It's been a tough few days for the prime minister – and one in which he's deployed his best skill as a politician. This week, David Cameron exercised the trait which might just keep him in power after 2015.
There is something fitting about Cameron being the leader of a country whose sporting teams are struggling a little at present. The prime minister is becoming the man who can take positives from humiliating defeats.
In both the two big stories of the week – the Andy Coulson guilty verdict and today's vote over Jean-Claude Juncker – Cameron has found himself on the losing side. But, somehow, he is managing to not just get away with it but even to take positives from what should be unmitigated calamities. It's quite a skill to have up your sleeve.
What makes it all the more impressive is that the prime minister's judgement has been under scrutiny this week. That is obviously the case with regard to his decision to hire Coulson, who – as Ed Miliband repeatedly pointed out – turns out to have been a criminal. It's also the case in Brussels too. The decision to take on the rest of Europe over Juncker is ultimately the PM's responsibility. He didn't have to take on this particular struggle. Now he is, and is losing it comprehensively. Is he picking the wrong fights?
It was always going to be tough for the prime minister to get his way in Europe. From the moment No 10 declared war on Juncker, everything seemed to go wrong. Angela Merkel's sudden about-turn was decisive, of course. After that the British establishment seems to have belittled itself by coming up with more and more desperate ideas to try and block Juncker's appointment. The Luxembourg Compromise, a far-fetched resort to the rulebook, proved a non-starter. Today's Telegraph headline about Juncker's drinking just seemed petty.
So it was that by the time of the summit even Cameron was forced to admit the odds were against him. His hope was that he could turn defeat into victory. But a 'veto moment' only really works when you actually, you know, veto something. Pushing a one-sided issue to a vote is just grandstanding, and everyone knows it. Still, at least it gives the PM something to take away from it.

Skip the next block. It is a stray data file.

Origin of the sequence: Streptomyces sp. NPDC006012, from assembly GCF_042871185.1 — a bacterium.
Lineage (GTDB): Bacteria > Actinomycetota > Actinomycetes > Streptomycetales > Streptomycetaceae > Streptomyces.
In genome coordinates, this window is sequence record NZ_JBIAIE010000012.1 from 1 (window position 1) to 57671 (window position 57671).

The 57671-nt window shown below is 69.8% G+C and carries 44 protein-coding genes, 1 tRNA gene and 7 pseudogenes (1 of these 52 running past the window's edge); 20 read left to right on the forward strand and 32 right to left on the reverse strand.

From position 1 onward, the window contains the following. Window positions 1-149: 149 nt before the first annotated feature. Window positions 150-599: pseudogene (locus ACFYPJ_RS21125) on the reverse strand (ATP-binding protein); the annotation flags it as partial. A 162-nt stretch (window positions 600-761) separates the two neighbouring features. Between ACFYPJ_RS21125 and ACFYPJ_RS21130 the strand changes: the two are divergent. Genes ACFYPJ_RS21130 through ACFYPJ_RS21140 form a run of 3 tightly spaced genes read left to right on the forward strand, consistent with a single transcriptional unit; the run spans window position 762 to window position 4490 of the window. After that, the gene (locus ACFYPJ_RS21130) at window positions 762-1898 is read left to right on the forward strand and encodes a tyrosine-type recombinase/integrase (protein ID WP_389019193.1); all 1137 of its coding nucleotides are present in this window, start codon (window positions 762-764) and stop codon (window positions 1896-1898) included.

And this is what makes the PM the man who is good at losing gracefully. He is very good at taking positives from setbacks. So it was with Coulson; the defence he offered in the face of Ed Miliband's attacks in prime minister's questions left the press scorning the leader of the opposition as much as his rival. Rebekah Brooks' acquittal meant the extent of Cameron's relationship with her became irrelevant. The apology was nearly unprecedented, but this could have been a lot worse for Cameron.
What the Coulson case revealed is confirmation of one of the PM's most interesting traits: his loyalty to his inferiors. As we saw with the furore over ex-culture secretary Maria Miller's expenses, the Cameron proved reluctant to take the decisive step even though it meant taking personal political flak. So it was with Coulson. He is, it seems, a naturally trusting sort of man. He wanted to give Coulson a "second chance". Perhaps his coming reshuffle will see other dear departed ex-ministers from the coalition given another opportunity to return to power.
Making the best of difficult situations is a useful trick. Cameron has deployed it this week after the Coulson verdict with aplomb. And now he is shoring up his support among eurosceptic backbenchers by kicking up a stink in Brussels.
It's a skill that Cameron's used before. After five years of hard work in opposition, when his big moment came he failed to win an overall majority. His response? That "open offer" to the Liberal Democrats to form a coalition. Where Labour dithered and appeared frosty, Cameron welcomed Nick Clegg with open arms. He was making the best of a bad situation – and it's kept him in power ever since.
It was tough for the Tories in 2010 and it will be no different next year. So here's a thought to cheer up any disconsolate staff in Downing Street: maybe by practising his most useful political skill this week, he'll find himself ready to use it again in hung parliament talks next year.